Reader reviews and comments on Love and Treasure, plus links to write your own review.

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Love and Treasure

by Ayelet Waldman

Love and Treasure by Ayelet Waldman
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  • First Published:
    Apr 2014, 352 pages
    Paperback:
    Jan 2015, 352 pages

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Book Reviewed by:
Lucy Rock

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Power Reviewer Diane S (06/06/14)

Love & Treasure
What first attracted me this book was the mention of the Hungarian Jews, most of the Holocaust books I have read seemed to be of the German or Polish Jews. That this takes place after the Americans have liberated the camps was also a plus. The 42 car gold train, as it came to be known ended up in Hungary and was put into the control of the Americans and for the purpose of this story into the protection of a young American Jewish officer, named Jack Wiseman. The cars of course filled with the possessions of the Hungarian Jews sent to the camps and many to their deaths. What happened to the Jewish people that survived the camps, but no longer had any place to call home, no where to go?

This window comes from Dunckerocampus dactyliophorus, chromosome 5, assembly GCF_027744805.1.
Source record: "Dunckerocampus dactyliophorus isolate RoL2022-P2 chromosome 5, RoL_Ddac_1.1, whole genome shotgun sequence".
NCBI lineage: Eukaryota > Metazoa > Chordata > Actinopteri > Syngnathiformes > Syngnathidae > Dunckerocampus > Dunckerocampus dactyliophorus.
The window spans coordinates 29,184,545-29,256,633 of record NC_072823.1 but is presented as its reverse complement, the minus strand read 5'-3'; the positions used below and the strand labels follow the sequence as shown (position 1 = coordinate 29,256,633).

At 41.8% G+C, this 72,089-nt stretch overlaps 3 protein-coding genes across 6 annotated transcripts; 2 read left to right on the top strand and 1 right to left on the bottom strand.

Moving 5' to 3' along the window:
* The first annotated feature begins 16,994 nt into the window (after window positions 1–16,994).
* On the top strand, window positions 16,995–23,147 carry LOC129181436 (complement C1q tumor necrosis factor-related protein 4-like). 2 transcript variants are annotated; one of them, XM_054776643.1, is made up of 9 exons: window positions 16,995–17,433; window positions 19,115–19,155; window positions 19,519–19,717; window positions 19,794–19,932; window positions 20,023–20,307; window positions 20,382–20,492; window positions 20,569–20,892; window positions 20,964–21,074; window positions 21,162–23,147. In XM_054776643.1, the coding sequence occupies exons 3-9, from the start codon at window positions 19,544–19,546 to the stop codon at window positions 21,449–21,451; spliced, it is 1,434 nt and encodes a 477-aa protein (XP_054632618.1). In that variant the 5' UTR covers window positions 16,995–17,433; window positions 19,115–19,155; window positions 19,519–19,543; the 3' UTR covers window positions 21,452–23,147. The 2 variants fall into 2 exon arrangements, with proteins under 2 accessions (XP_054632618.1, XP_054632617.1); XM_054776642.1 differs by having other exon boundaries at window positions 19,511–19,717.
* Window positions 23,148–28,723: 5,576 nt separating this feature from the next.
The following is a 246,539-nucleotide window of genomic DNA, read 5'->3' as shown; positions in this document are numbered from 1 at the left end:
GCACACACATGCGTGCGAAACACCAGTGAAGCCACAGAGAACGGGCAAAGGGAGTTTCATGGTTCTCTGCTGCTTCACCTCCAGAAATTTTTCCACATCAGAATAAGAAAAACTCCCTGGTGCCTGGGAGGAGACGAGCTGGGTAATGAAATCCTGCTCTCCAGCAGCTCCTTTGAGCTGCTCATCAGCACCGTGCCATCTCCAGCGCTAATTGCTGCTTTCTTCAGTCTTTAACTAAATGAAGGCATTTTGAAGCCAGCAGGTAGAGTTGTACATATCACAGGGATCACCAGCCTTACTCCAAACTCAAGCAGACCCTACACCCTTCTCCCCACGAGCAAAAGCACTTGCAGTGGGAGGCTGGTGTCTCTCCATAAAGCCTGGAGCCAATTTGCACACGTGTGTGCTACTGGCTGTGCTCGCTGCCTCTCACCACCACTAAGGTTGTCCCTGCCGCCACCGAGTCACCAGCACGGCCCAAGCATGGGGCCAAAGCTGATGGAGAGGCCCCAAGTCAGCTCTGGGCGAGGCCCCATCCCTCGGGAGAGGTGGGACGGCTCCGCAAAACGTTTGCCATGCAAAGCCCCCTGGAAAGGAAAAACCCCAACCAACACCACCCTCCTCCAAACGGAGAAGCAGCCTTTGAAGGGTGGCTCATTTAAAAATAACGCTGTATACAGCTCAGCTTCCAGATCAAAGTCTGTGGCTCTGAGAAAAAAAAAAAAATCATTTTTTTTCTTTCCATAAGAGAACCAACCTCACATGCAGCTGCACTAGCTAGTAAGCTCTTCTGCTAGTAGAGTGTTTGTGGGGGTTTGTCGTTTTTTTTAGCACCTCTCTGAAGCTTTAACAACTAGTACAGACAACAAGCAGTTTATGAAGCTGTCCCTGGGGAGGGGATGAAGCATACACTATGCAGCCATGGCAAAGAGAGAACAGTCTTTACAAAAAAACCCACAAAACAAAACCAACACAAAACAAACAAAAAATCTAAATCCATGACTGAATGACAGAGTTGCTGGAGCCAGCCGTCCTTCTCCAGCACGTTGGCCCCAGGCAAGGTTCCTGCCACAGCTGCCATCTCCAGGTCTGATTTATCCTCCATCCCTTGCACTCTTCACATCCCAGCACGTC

This is a generational novel and though it starts with Jack and then on to his granddaughter, the storyline actually follows a peacock necklace that Jack takes from the warehouse. The story is divided into three parts, each part interesting in its own way, following history and the rightful owner of this necklace. The last part even lets us into the thought processes of an eminent psychiatrist. A story well told of guilt, love, new beginnings and forgiveness.

In the last part of the book Jack ridden with guilt over taking the necklace realizes,
"The wealth of the Jews of Hungary, of all of Europe, was to be found not in the laden boxcars of the Gold Train but in the grandmothers and mothers and daughters themselves, in the doctors and lawyers, the grain dealers and psychiatrists, the writers and artists and artists who had created a culture of sophistication, of intellectual and artistic achievement. And that wealth, everything of real value, was but all extinguished."

As with all the best novels, this one has pointed me toward further reading. In the acknowledgements, the author mentions the guidance of Ronald Zweig, and his book "The Gold Train: The Destruction of the Jews and the Looting of Hungary"

I read in the Wiki, that a settlement agreement of this gold train by the United States took place on September 30, 2005. So many years later.
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Beyond the Book:
  The Hungarian Gold Train

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